The drivetrain, like mine, would be a 38-tooth single-front chainring with an 11-speed, 11- to 42-tooth rear cassette. Having had this ratio on my own Sutra for a while now, I have found that it is perfect for city commuting and light adventure and gravel riding. There is plenty of bottom end for climbing. Since no one will be racing these bikes in stages, the top end is just high enough for those early morning Cat-6 commuter showdowns. The major difference between Effy’s and my drivetrain would be hers is mostly SRAM.
When I was first working on my build, the SRAM Apex was not available, and SRAM Force 1 was way too expensive. In order to have STI shifters and an XT derailleur, I had to add a pull adjuster in order to make the system work. Not so for Effy’s bike. The Apex was a nice, cost-effective solution that achieves the same result. No pull adjusters needed! I did, however, stay with the Shimano XT crankset and Wolftooth chainring as I like the look better than the Apex cranks.
Like my Sutra, I chose the Simworks by Honjo Turtle 58 fenders in black. These fenders do not come pre-drilled, allowing for an exact fit on whatever bike they are installed. With all the other black parts on this build, I thought it would be a nicer look than the brass ones I used on my own bike. After these were drilled and fitted, I wrapped the bars in Brooks leather bar tape to match the B17 saddle that came with the bike.
Effy was pleased with the final product. The fit was right and the bike looks great. The possibilities that this bike offers are, for Effy, unlimited. Sure, she is not going to blaze down singletrack trails. But if she finds herself on gravel, fire roads, or tarmac, she will be able to ride comfortably. Hopefully she will get a lot of good years out of it. Please check out the gallery below for more shots of this awesome build.
[For additional images, please see photo gallery at the end of the article.]
There is a running joke at the bike shop where I work: whenever I talk about my Surly Travelers Check, a detailed story about how I took the bike to Okinawa is sure to follow. I believe that my fellow employees are also designing a drinking game based upon certain words I have a tendency to repeat. These words include, but are not limited to Okinawa, Japan, and Surly. I had an amazing time, so I cannot tell the story of my trip without repeating the destination and the bike I rode. This means a lot of people are going to get really drunk.
Okinawa, which is Japan’s southernmost prefecture, lies in the East China Sea. It is a subtropical island that has a diverse history including the longest and most deadly battle of World War II. The water is clear and blue, the people are amazing, and the food is unique in Asian cuisine. The cycling is also equally amazing. The variable landscape of the coral island offers plenty of climbs, beautiful coastal flats, and seemingly endless routes and destinations.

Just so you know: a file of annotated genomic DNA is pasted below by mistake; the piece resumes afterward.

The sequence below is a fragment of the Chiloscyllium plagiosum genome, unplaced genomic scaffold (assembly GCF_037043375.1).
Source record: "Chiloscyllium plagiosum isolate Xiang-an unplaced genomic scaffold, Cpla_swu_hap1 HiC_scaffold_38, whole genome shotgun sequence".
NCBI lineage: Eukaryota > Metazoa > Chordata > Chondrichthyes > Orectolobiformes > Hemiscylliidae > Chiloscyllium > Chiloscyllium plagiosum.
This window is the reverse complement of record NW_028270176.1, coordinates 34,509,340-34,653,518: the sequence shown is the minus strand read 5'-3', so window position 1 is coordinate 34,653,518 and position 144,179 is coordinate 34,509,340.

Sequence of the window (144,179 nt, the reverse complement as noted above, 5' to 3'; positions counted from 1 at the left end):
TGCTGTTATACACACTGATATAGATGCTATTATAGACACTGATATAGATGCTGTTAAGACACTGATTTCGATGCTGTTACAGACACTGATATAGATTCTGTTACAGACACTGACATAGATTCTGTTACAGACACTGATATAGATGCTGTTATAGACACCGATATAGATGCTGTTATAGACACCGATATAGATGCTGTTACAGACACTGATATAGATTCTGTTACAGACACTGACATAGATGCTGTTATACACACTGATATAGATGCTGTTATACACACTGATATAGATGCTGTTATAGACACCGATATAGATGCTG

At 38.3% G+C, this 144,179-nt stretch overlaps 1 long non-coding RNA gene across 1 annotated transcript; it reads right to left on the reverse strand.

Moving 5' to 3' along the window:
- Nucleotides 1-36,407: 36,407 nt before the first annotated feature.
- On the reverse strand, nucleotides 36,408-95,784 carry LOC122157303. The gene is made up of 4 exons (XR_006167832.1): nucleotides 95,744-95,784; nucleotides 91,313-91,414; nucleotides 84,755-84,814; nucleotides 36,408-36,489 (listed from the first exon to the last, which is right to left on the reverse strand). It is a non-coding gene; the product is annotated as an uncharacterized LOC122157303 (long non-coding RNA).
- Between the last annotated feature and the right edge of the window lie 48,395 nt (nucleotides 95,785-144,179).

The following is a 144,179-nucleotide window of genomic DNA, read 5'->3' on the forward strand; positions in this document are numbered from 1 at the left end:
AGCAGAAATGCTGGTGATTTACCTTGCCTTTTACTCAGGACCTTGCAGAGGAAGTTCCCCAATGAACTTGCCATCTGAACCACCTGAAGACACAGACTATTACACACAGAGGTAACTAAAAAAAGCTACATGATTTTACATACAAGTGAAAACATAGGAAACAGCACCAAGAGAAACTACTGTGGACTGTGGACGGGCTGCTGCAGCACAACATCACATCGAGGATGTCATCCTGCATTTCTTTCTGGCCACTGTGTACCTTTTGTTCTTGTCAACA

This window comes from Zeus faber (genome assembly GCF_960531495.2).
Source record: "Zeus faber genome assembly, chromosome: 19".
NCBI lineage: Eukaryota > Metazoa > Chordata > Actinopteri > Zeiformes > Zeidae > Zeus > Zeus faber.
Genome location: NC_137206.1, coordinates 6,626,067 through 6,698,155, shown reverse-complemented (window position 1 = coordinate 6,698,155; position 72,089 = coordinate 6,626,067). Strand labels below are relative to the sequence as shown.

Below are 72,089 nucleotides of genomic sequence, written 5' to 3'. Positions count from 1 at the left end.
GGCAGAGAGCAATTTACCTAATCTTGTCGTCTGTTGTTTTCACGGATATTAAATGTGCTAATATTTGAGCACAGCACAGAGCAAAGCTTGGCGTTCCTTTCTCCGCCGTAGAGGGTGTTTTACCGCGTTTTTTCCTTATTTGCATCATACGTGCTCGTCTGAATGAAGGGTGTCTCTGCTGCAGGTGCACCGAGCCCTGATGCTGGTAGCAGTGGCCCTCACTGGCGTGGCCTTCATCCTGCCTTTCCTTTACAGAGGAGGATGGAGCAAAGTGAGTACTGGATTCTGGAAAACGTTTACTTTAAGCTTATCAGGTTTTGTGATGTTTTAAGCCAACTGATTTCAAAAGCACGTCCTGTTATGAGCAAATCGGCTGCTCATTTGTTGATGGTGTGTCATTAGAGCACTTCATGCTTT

The trip was over the new year. Spending time with friends and family. Although the trip lasted for more than two weeks, wet weather and high winds hampered my ability to ride every day. Below is a map of two of my most memorable rides during that trip.
Both rides are mapped from Naha Main Place, a popular mall in the center of the capital, Naha. I chose this starting point as it was close to my home base and I wanted to give all of you, dear readers, a central location from which to start your own rides.
Okinawa Peace Memorial Park Ride
Okinawa Prefectural Peace Memorial Museum and Park and is 14.2 mi/22.8 km from Naha Main Place. I returned by the same route making this ride a total of 28.2 mi/45.7 km. There are other loop routes back to Naha continuing east on the 331 past the park. Since this was my first ride in Okinawa, and the weather was constantly changing, I decided to return via a route with which I was already familiar.
Starting at Main Place, highway 330 is the closest and most obvious route going south towards the airport. The route is fairly easy, with the only confusing part being the intersection of the 330 and highway 221. It is beset on all sides with a staggering array of pedestrian walkways suspended over the street. It would have made more sense if I stayed on the street, but the lanes are narrow and dangerous. I only had Google Maps to guide me, so I had to do my best and follow the signs to the 221.
Once on the 221, the route was a lot easier. The T-shaped transition to highway 331 was a breeze and the military base across the road made for easy reference. The Park is just off the 331 so I followed this road to the southern coast. There wasn’t much to see along this stretch besides freeway and commercial neighborhoods. The entire route is mostly flat. However, the 331 narrows down to a small rural route near the park and has some small climbs.